Conventional nail and glue construction. She needs seven sheets of 1/4" plywood, two sheets of 3/8" ply, and four sheets of 1/2" ply.

Herb McLeod completed the first OliveOyl up in Canada. He also made an AF3 long ago and has been sailing them together and noting the pros and cons of both. In the coming weeks I will be presenting his results.

Plans for OliveOyl are $35.


Prototype News

Some of you may know that in addition to the one buck catalog which now contains 20 "done" boats, I offer another catalog of 20 unbuilt prototypes. The buck catalog has on its last page a list and brief description of the boats currently in the Catalog of Prototypes. That catalog also contains some articles that I wrote for Messing About In Boats and Boatbuilder magazines. The Catalog of Prototypes costs $3. The both together amount to 50 pages for $4, an offer you may have seen in Woodenboat ads. Payment must be in US funds. The banks here won't accept anything else. (I've got a little stash of foreign currency that I can admire but not spend.) I'm way too small for credit cards.

We have a Picara finished by Ken Giles, past Mayfly16 master, and into its trials. The hull was built by Vincent Lavender in Massachusetts. There have been other Picaras finished in the past but I never got a sailing report for them...

And the Vole in New York is Garth Battista's of www.breakawaybooks.com, printer of my book and Max's old outboard book and many other fine sports books. Beautiful job! Garth is using a small lug rig for sail, not the sharpie sprit sail shown on the plans, so I will continue to carry the design as a prototype boat. But he has used it extensively on his Bahamas trip towed behind his Cormorant. Sort of like having a compact car towed behind an RV.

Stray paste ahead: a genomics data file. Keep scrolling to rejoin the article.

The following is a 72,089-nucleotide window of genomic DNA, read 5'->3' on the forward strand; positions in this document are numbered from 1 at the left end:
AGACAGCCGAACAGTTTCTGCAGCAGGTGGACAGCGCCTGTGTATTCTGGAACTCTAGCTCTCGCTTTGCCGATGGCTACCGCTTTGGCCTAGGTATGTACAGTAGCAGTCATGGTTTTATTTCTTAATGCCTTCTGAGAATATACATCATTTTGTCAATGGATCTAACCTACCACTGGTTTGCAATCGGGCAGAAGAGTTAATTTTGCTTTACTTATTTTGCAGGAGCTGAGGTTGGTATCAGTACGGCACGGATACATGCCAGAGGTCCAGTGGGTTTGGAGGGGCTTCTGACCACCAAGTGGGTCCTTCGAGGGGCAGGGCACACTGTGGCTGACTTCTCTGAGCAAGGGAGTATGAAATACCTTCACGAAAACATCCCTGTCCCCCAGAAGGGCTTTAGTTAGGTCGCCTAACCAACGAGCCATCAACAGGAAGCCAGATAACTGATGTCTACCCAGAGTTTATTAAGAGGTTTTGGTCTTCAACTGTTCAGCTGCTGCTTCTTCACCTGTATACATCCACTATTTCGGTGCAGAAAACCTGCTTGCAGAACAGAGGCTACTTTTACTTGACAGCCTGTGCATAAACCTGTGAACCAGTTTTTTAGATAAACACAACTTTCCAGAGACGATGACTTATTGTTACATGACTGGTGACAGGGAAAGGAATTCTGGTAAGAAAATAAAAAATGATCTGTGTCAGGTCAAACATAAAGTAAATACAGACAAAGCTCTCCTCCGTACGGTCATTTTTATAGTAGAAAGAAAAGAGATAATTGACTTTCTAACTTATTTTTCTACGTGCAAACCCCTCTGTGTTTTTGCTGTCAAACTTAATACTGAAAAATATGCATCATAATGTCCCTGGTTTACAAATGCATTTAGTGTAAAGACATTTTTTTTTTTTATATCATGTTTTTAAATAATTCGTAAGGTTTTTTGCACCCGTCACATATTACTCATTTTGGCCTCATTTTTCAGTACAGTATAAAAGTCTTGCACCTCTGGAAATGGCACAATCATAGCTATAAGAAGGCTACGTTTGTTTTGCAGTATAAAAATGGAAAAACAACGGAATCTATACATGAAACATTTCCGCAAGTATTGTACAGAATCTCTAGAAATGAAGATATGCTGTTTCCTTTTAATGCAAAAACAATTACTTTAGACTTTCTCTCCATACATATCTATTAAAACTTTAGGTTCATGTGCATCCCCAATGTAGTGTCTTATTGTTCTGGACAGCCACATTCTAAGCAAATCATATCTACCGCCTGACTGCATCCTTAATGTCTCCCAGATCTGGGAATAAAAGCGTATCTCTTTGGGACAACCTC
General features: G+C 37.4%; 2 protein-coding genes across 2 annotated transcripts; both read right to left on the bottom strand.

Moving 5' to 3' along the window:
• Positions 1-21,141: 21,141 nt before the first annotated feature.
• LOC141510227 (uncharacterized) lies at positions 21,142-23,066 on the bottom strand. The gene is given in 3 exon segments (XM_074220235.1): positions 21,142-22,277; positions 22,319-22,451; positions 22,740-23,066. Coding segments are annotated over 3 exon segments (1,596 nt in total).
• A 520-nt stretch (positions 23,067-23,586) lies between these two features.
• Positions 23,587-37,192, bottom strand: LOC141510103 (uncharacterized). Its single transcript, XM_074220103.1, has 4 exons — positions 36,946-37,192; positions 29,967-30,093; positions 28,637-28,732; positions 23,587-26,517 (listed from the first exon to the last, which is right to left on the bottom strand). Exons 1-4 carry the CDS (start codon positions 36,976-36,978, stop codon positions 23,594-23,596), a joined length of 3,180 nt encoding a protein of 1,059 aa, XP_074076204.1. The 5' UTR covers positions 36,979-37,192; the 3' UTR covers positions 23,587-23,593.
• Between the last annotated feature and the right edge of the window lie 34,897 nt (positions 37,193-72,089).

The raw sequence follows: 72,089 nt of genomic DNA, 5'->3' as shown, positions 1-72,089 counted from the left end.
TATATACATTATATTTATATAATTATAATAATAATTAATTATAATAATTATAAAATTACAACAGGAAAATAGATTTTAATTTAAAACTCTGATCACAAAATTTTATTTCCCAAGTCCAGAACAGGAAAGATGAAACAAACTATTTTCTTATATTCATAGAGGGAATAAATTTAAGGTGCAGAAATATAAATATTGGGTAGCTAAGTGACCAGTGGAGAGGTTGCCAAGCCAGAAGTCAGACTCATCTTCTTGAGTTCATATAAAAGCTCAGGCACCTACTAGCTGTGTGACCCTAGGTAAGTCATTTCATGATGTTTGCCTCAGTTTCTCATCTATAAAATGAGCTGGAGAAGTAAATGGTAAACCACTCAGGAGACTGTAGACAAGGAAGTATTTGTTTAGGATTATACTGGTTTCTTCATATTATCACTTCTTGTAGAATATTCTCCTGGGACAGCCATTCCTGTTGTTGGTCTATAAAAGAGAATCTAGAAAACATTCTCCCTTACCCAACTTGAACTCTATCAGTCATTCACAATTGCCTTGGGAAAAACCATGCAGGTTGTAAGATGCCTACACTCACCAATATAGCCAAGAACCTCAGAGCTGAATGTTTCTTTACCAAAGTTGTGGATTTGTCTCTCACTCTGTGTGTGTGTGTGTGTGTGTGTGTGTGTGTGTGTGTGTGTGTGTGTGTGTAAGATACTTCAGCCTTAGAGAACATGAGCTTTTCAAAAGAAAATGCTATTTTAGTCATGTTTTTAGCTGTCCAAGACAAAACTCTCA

And a Deansbox seen in Texas:

Another prototype Twister is well along:

A brave soul has started a Robbsboat. He has a builder's blog at http://tomsrobbsboat.blogspot.com. (OOPS! He found a mistake in the side bevels of bulkhead5, says 20 degrees but should be 10 degrees.) This boat has been sailed and is being tested. He has found the sail area a bit much for his area and is putting in serious reef points.






15sep18, Taped Seams, Philsboat

1oct18, Plywood Butt Joints, Larsboat

15oct18, Small Boat Rudders, Jonsboat

1nov18, Sink Weights, Shanteuse

15nov18, Piccup Spinoffs, Piccup Pram

1dec18, Electric Boats 1, Ladybug

15dec18, Electric Boats 2, Sportdory

1jan19, Sail Area Math, Normsboat

15jan19, AF3Capsize, Robote

1feb19, Bulkhead Bevels, Toto

15feb19, Leeboard Issues, IMB

1mar19, Hollow Spars, AF4 Breve

15mar19, Underwater Board Shape, Harmonica

1apr19, Polytarp Sails 1, River Runner

15apr19, Polytarp Sails 2, Mayfly16

1may19, Sail Shaping, Blobster

15may19, Sail Shaping 2, Laguna

1jun19, Capsize Lessons, QT Skiff

15jun19, Rend Lake 2019, Mixer

1jul19, Scarfing Lumber, Vireo14

15jul19, Rigging Lugsails, Vamp

1aug19, Rigging Sharpie Spritsails, Oracle

15aug19, Rowing1, Cormorant


Mother of All Boat Links

Cheap Pages

Duckworks Magazine

The Boatbuilding Community

Kilburn's Power Skiff

Dave Carnell

JB Builds AF4

JB Builds Sportdory

Hullform Download

Puddle Duck Website

Brian builds Roar2

Herb builds AF3

Herb builds RB42

Barry Builds Toto